Breathing life back into The Sun

Newspaper veteran Larry Hiatt has a history of rescuing ailing publications. His latest venture is the Pittsburg Morning Sun.

By

Opinion

August 27, 2021 - 11:58 AM

Larry and Sharon Hiatt

Over his 60 years in the business, Larry Hiatt has become a newspaper “whisperer,” rescuing publications on the path to ignominious death.

Susan Lynn, Register editor

His most recent — and by far most challenging — endeavor is the Pittsburg Morning Sun, which in the last decade has become a shell of its former self, Hiatt said, a fate that he takes personally. 

As a student at Pittsburg State University, Hiatt worked at the paper, which then had a morning and evening edition, the Morning Sun and Evening Globe, and published seven days a week. Back then, it was delivered to 16,000 households. Its peak exceeded 20,000 subscribers.

Tuesday’s press run was 1,751 copies, for a regional population of more than 25,000 that includes six school districts in addition to the university.

“When you do everything wrong, it’s amazing they have even that many subscribers,” Hiatt said in a phone interview Wednesday.

Hiatt ticked off its shortcomings. 

The newspaper’s doors remain closed, well past the time businesses were temporarily shuttered in the spring of 2020 when COVID-19 slammed the midwest. Hiatt likened the office setting to a ghost town. Empty desks gathering dust. A printing press long-idled. And the worst: silence.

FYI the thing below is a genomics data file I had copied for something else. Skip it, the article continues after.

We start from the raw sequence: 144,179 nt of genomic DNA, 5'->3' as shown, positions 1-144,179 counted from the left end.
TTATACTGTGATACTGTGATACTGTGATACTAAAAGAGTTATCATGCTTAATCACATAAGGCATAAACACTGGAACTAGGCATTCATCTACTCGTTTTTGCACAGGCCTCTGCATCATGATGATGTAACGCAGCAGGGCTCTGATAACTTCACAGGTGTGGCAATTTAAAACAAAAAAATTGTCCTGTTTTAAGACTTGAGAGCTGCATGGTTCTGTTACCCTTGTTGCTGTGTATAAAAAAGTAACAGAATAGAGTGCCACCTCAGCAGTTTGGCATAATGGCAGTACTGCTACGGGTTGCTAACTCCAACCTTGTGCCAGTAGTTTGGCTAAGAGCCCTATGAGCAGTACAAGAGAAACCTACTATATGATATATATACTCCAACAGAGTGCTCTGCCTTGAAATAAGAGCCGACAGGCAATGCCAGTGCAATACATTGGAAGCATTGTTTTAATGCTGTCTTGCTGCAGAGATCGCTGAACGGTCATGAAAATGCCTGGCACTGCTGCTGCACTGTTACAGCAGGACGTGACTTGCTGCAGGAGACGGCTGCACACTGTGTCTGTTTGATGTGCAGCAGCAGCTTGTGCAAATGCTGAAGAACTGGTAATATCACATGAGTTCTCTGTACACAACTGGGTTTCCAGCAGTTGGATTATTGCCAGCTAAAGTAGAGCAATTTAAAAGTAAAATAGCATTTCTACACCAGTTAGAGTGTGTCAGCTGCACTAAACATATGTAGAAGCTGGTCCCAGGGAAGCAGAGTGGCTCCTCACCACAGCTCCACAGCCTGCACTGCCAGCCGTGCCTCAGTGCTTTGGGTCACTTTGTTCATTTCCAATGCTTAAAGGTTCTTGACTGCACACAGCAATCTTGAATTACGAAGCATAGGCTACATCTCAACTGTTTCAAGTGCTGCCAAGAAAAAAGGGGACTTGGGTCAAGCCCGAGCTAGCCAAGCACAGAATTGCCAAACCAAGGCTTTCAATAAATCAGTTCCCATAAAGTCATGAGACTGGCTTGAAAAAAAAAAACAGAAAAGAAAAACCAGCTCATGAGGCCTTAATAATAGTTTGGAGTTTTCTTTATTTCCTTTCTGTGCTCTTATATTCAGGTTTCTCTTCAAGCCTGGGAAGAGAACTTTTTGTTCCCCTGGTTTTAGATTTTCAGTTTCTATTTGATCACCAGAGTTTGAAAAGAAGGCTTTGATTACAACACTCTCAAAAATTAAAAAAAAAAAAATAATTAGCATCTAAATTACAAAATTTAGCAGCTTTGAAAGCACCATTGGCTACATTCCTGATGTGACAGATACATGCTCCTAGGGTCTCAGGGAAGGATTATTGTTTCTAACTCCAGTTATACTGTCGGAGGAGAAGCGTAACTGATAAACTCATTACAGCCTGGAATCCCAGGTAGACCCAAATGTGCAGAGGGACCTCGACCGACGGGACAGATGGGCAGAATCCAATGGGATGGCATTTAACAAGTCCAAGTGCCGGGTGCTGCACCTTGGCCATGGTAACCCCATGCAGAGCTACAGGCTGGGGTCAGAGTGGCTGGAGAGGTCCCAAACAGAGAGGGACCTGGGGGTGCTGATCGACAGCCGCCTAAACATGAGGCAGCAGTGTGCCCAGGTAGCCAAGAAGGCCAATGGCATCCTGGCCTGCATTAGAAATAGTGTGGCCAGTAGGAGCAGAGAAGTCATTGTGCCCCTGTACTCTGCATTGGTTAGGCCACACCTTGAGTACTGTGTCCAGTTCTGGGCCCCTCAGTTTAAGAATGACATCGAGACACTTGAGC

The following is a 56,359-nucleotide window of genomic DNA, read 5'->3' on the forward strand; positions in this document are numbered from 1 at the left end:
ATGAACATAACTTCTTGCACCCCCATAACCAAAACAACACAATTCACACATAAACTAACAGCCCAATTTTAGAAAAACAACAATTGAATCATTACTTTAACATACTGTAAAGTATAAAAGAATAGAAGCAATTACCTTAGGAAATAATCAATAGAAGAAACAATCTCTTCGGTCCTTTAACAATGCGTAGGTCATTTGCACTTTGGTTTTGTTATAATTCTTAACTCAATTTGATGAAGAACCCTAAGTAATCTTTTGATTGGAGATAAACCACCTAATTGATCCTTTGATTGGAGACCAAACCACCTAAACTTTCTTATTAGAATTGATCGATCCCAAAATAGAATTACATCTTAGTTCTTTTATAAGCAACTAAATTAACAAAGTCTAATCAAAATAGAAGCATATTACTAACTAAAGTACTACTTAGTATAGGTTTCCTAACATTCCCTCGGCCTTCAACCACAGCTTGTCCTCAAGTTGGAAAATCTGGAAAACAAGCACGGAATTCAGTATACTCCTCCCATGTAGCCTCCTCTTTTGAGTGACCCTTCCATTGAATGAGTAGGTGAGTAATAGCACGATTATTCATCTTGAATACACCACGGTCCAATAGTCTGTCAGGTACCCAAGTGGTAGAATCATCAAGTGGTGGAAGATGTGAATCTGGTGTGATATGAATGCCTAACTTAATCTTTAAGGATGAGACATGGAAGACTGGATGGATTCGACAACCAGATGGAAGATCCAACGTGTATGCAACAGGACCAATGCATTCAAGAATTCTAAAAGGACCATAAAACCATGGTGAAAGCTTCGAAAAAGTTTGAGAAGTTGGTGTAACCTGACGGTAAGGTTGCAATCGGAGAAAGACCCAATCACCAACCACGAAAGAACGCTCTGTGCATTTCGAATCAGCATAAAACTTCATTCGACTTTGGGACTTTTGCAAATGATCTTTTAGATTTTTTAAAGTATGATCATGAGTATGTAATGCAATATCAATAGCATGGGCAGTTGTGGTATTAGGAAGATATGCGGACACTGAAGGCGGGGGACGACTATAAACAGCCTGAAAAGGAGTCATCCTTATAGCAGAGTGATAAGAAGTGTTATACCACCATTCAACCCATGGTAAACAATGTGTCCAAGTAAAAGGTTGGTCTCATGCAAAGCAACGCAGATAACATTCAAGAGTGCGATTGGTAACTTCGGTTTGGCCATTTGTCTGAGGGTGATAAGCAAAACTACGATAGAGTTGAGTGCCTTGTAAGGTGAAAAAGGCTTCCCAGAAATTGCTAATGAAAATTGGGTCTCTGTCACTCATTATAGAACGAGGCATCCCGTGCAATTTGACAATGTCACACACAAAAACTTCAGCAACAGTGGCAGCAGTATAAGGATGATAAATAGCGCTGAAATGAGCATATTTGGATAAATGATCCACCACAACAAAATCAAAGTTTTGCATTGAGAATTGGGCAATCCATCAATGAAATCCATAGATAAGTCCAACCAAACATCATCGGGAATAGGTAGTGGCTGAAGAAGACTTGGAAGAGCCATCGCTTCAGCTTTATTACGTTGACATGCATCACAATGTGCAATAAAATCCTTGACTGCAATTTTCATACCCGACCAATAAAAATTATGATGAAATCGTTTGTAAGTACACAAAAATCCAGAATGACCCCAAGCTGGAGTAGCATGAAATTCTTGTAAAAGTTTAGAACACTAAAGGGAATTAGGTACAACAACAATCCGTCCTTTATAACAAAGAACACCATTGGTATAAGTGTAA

Of the staff, all that remain are two reporters and an office manager, “who comes in only to check phone messages.” 

As for the two reporters, they take working remotely to the extreme. “They don’t cover city, county or school board meetings in person,” Hiatt said. Instead, they rely on video recordings or the official minutes taken by the city, school or school board clerks. 

The Pittsburg Morning Sun’s office

There’s no editor or publisher at the helm to help decide how the news is covered or what prominence it deserves. The day’s newspaper is designed by a crew elsewhere; Hiatt thinks it’s in Hays.

There’s no in-house advertising department. 

ON THE UPSIDE, Hiatt figured the newspaper’s remaining subscribers were testament they wanted a local newspaper, after management had done “everything they could to run them off.”

His instincts have proved true.

Over the course of a few months Hiatt has gathered 17 Pittsburg-based investors to join him in purchasing the newspaper from Gannett, Inc., the country’s largest newspaper chain.

“I told my accountant I needed 10 investors. In a week, I had 17,” he said.

It’s officially theirs on Sept. 1.

Starting from scratch

The business model of large newspaper chains today includes downsizing staff to a bare minimum and outsourcing as many functions as possible.

According to Hiatt, The Morning Sun’s decline began in 2007 when the paper was swept up by GateHouse Media along with 11 other dailies including the Dodge City Globe.

Right away, change was in the air. Production was cut from seven days a week to five. The publishers were given regional responsibilities, overseeing as many as 10 newspapers at a time.

Then in 2019, GateHouse Media purchased its smaller rival Gannett, consolidating more than 550 newspapers into one entity, and adopting the Gannett name. 

Related